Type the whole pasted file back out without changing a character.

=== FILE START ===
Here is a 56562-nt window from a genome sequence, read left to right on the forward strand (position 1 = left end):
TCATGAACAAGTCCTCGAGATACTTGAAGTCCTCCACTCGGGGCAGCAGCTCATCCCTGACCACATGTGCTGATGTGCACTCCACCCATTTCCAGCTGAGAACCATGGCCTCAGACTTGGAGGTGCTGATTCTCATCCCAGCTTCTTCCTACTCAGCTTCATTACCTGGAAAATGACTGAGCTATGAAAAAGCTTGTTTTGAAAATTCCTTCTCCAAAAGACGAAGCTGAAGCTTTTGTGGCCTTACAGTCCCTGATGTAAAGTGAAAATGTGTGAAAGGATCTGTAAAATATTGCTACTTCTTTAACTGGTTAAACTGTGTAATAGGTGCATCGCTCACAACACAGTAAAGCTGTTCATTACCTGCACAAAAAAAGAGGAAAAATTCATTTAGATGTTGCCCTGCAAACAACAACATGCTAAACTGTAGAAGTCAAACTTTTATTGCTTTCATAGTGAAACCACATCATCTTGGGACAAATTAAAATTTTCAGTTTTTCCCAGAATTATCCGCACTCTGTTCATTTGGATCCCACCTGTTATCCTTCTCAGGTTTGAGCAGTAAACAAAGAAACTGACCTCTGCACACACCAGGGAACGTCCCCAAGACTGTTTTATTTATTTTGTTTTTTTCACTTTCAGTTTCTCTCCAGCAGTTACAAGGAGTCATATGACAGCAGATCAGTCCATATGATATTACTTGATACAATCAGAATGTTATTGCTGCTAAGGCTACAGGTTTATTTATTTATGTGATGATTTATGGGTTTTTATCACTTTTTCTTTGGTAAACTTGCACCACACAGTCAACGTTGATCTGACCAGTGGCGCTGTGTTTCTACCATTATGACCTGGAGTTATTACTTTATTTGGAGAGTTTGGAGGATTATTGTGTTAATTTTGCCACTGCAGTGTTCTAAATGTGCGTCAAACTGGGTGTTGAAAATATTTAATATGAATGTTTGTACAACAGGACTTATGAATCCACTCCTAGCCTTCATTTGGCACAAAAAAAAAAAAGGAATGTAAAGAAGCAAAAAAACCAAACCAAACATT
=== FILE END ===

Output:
Here is a 56562-nt window from a genome sequence, read left to right on the forward strand (position 1 = left end):
TCATGAACAAGTCCTCGAGATACTTGAAGTCCTCCACTCGGGGCAGCAGCTCATCCCTGACCACATGTGCTGATGTGCACTCCACCCATTTCCAGCTGAGAACCATGGCCTCAGACTTGGAGGTGCTGATTCTCATCCCAGCTTCTTCCTACTCAGCTTCATTACCTGGAAAATGACTGAGCTATGAAAAAGCTTGTTTTGAAAATTCCTTCTCCAAAAGACGAAGCTGAAGCTTTTGTGGCCTTACAGTCCCTGATGTAAAGTGAAAATGTGTGAAAGGATCTGTAAAATATTGCTACTTCTTTAACTGGTTAAACTGTGTAATAGGTGCATCGCTCACAACACAGTAAAGCTGTTCATTACCTGCACAAAAAAAGAGGAAAAATTCATTTAGATGTTGCCCTGCAAACAACAACATGCTAAACTGTAGAAGTCAAACTTTTATTGCTTTCATAGTGAAACCACATCATCTTGGGACAAATTAAAATTTTCAGTTTTTCCCAGAATTATCCGCACTCTGTTCATTTGGATCCCACCTGTTATCCTTCTCAGGTTTGAGCAGTAAACAAAGAAACTGACCTCTGCACACACCAGGGAACGTCCCCAAGACTGTTTTATTTATTTTGTTTTTTTCACTTTCAGTTTCTCTCCAGCAGTTACAAGGAGTCATATGACAGCAGATCAGTCCATATGATATTACTTGATACAATCAGAATGTTATTGCTGCTAAGGCTACAGGTTTATTTATTTATGTGATGATTTATGGGTTTTTATCACTTTTTCTTTGGTAAACTTGCACCACACAGTCAACGTTGATCTGACCAGTGGCGCTGTGTTTCTACCATTATGACCTGGAGTTATTACTTTATTTGGAGAGTTTGGAGGATTATTGTGTTAATTTTGCCACTGCAGTGTTCTAAATGTGCGTCAAACTGGGTGTTGAAAATATTTAATATGAATGTTTGTACAACAGGACTTATGAATCCACTCCTAGCCTTCATTTGGCACAAAAAAAAAAAAGGAATGTAAAGAAGCAAAAAAACCAAACCAAACATT